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Tue Dec 1, 2015, 11:13 AM

Scandal at CalPERS

CalPERS Board, Scandal-Ridden Fiduciary Counsel, Plan to Break California Law in Effort to Silence Board Member for Asking Too Many Questions, Seeking Records
Posted on December 1, 2015 by Yves Smith

The starkest proof of how CalPERS’ board is willing go to extreme, and in this case, illegal steps to defend staff rather than oversee it came in its Governance Committee meeting last month. We’ve chronicled how the board fell in line with recommendation by staff and its new, tainted fiduciary counsel, Robert Klausner, for fewer board meetings, even though CEO Anne Stausboll offered no factual support for of her assertion that her subordinates are overworked or that she has considered, much less exhausted, alternatives for streamlining the process or increasing staffing. Moreover, to the extent that board meeting take a lot of employee time, Stausboll’s stage management of the monthly board meetings via illegal private briefings is a major contributor.

In the next section of this board meeting, Klausner and most of the board participated in what one observer called a “hating on JJ Jelincic” session. Board member JJ Jelincic has engaged in what is an unpardonable sin: he asks too many questions at board meeting and occasionally requests documents from staff. If you’ve looked at board videos (as we have) the alleged “too many questions” are few in number save when staff obfuscates and Jelincic tries to get to the bottom of things.

This section of the Governance Committee meeting clearly shows that the board, aided and abetted by Klausner, is in the process of establishing a procedure for implementing trumped-up sanctions against Jelincic, presumably so as to facilitate an opponent unseating him in his next election. But Jelincic’s term isn’t up until 2018, so from their perspective they are stuck with an apostate in their ranks for an uncomfortably long amount of time. Part of their strategy appears to harass him into compliance with the posture the rest of the board, that of ceding authority to staff and conducting board meetings that are largely ceremonial. We strongly urge you to watch the pertinent portion in full, and have provide a link and annotations at the end of this post.*

And what are Jelincic’s supposed cardinal sins, aside from being too inquisitive? That of using the California Public Records Act (California’s version of FOIA) to request documents that staff refused to produce. Mind you, Jelincic has used the PRA all of three times, in #2029 on June 8, 2015, #2077 on July 14, 2015 and #2084 (a duplicate of #2077, so it is not really a separate request, as far as staff effort is concerned) on July 16, 2015. And these requests were for a small number of recent, readily accessible records. By contrast, virtually all of our Public Records Act requests have been far more difficult to fulfill, so it is hard to depict Jelincic’s modest submissions as burdensome. ...................(more)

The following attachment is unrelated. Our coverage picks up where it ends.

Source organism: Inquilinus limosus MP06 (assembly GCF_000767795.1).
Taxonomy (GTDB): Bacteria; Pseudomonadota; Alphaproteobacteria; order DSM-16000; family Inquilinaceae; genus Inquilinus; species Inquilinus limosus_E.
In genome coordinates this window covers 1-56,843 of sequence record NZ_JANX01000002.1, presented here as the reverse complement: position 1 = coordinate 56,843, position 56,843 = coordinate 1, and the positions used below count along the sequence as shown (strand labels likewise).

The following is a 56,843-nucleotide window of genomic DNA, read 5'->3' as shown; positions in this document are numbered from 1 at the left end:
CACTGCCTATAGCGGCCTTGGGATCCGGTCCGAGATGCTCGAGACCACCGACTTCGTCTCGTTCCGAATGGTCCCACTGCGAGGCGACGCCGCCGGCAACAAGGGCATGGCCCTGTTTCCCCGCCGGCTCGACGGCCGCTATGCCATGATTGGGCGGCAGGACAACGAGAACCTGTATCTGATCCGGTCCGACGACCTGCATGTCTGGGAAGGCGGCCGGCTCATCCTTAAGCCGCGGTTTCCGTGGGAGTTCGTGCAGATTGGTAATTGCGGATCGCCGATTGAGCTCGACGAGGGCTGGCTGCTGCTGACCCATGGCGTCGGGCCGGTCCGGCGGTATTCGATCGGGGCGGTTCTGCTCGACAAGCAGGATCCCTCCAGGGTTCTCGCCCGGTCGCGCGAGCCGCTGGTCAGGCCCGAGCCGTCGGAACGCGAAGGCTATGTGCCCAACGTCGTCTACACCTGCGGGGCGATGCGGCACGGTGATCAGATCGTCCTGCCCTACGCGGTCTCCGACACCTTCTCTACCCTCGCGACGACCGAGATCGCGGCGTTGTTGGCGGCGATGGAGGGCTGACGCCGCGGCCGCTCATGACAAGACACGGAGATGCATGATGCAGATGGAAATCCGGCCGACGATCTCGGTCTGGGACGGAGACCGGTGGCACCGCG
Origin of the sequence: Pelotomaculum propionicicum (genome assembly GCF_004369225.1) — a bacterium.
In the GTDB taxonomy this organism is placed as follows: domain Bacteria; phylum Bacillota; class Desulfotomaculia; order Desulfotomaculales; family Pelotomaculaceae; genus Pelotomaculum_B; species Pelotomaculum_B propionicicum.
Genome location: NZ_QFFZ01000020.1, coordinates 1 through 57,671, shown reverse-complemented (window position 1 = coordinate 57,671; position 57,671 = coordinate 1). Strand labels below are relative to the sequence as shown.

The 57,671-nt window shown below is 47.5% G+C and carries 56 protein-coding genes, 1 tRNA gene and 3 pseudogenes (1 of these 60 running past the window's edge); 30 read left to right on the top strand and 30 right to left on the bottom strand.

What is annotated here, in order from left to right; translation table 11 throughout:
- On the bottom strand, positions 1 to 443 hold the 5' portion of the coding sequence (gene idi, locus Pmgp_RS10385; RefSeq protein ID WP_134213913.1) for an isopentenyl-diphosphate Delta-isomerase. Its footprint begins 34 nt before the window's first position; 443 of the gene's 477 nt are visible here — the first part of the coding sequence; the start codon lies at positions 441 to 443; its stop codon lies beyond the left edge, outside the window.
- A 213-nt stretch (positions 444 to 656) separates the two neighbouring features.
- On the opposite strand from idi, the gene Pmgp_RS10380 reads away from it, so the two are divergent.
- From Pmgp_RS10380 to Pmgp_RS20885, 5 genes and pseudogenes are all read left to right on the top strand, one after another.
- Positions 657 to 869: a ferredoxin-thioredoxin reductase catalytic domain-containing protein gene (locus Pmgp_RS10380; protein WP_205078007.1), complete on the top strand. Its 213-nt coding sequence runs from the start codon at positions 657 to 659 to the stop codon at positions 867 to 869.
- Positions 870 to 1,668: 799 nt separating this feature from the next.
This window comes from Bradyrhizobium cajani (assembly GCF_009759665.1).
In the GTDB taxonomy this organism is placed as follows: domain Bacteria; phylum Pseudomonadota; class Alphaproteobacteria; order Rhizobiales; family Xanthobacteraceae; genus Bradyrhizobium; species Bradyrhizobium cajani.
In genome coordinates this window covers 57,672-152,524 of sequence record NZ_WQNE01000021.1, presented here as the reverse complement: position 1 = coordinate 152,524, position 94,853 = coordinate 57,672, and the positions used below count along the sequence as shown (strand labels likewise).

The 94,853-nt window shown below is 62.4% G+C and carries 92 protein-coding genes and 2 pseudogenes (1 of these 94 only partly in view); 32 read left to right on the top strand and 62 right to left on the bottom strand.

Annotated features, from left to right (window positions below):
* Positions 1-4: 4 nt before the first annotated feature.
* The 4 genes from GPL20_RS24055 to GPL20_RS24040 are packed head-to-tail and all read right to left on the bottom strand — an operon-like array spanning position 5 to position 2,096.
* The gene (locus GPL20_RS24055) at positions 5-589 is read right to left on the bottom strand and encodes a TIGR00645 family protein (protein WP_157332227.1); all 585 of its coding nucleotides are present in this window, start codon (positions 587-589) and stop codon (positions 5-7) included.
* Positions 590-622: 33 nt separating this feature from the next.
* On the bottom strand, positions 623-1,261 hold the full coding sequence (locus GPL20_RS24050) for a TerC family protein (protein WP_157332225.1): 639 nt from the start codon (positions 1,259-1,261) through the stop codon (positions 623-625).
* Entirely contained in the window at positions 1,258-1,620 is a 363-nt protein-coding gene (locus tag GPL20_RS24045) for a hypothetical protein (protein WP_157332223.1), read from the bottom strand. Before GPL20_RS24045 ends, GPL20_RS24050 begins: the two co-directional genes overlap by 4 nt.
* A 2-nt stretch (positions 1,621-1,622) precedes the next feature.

CalPERS Used Sleight of Hand, Accounting Tricks, to Make False “There is No Alternative” Claim for Private Equity
Posted on December 1, 2015 by Yves Smith

One of the striking elements of the November CalPERS private equity workshop for the ostensible benefit of its board was the length to which the giant pension fund was willing to go to distort data and abuse analytical methods to make the case that only private equity could offer the returns needed to meet CalPERS’ performance targets. These tricks were obvious to finance experts, which means that it is almost certain that CalPERS’ staff and the experts on its panel understood full well that they were pulling the wool over the board’s and public’s eyes.

The fact that CalPERS could not make an honest case for private equity suggests that there was no honest case to be made.

Here is a short form dissection of the CalPERS trickery from our illegally-curtalied public comments (more on the violations of the Bagley-Keene Open Meeting Act in a future post):


The overarching message of this workshop has been that private equity delivers returns that are superior and are necessary for CalPERS’ program. In other words, There Is No Alternative. As a result, CalPERS must submit to various indignities, such as lack of transparency, extremely high fees, and one-sided agreements, and outright corruption.

This message is false. There was considerable amount of slight of hand is at work in these slides, most important in the analysis of returns. Professor Batt touched on that a bit. Due to time limits I can give only a few examples.

First, in the opening section, you implicitly had a new benchmark introduced. The returns were compared against that of other asset classes in CalPERS’ portfolio. That’s not how private equity has been presented to the board in the past, nor is it what you will see in the next section when Réal Desrochers presents the annual program review.

If you look in the next section on pages 20 and 21 of his slides, you see that private equity has not met it benchmarks over the last ten years or in any sub-period. Worse, PE not only failed to meet its risk premium, it’s often failed to beat similar stocks. In other words, CalPERS is not being paid enough for the risks it is taking in private equity, and by a lot.

Let’s unpack this a bit. ..................(more)


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